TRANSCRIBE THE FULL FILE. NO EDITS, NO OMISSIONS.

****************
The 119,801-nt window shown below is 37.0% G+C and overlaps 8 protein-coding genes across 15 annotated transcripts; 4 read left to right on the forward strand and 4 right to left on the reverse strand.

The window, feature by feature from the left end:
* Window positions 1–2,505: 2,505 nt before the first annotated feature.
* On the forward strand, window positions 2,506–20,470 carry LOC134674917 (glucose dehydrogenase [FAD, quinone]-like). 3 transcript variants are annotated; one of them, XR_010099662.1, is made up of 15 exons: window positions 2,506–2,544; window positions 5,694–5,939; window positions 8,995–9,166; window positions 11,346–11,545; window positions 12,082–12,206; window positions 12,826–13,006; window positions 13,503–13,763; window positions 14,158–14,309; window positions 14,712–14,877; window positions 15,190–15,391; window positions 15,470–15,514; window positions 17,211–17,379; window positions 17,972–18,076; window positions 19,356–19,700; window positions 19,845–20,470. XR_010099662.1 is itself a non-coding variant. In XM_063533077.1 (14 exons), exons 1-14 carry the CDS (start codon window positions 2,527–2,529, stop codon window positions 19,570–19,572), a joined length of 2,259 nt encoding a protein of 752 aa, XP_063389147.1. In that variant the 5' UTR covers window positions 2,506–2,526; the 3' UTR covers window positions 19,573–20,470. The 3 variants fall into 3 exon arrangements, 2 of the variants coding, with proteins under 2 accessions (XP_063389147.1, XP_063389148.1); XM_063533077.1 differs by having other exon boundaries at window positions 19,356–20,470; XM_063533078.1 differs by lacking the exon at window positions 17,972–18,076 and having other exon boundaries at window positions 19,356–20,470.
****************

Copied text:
The 119,801-nt window shown below is 37.0% G+C and overlaps 8 protein-coding genes across 15 annotated transcripts; 4 read left to right on the forward strand and 4 right to left on the reverse strand.

The window, feature by feature from the left end:
* Window positions 1–2,505: 2,505 nt before the first annotated feature.
* On the forward strand, window positions 2,506–20,470 carry LOC134674917 (glucose dehydrogenase [FAD, quinone]-like). 3 transcript variants are annotated; one of them, XR_010099662.1, is made up of 15 exons: window positions 2,506–2,544; window positions 5,694–5,939; window positions 8,995–9,166; window positions 11,346–11,545; window positions 12,082–12,206; window positions 12,826–13,006; window positions 13,503–13,763; window positions 14,158–14,309; window positions 14,712–14,877; window positions 15,190–15,391; window positions 15,470–15,514; window positions 17,211–17,379; window positions 17,972–18,076; window positions 19,356–19,700; window positions 19,845–20,470. XR_010099662.1 is itself a non-coding variant. In XM_063533077.1 (14 exons), exons 1-14 carry the CDS (start codon window positions 2,527–2,529, stop codon window positions 19,570–19,572), a joined length of 2,259 nt encoding a protein of 752 aa, XP_063389147.1. In that variant the 5' UTR covers window positions 2,506–2,526; the 3' UTR covers window positions 19,573–20,470. The 3 variants fall into 3 exon arrangements, 2 of the variants coding, with proteins under 2 accessions (XP_063389147.1, XP_063389148.1); XM_063533077.1 differs by having other exon boundaries at window positions 19,356–20,470; XM_063533078.1 differs by lacking the exon at window positions 17,972–18,076 and having other exon boundaries at window positions 19,356–20,470.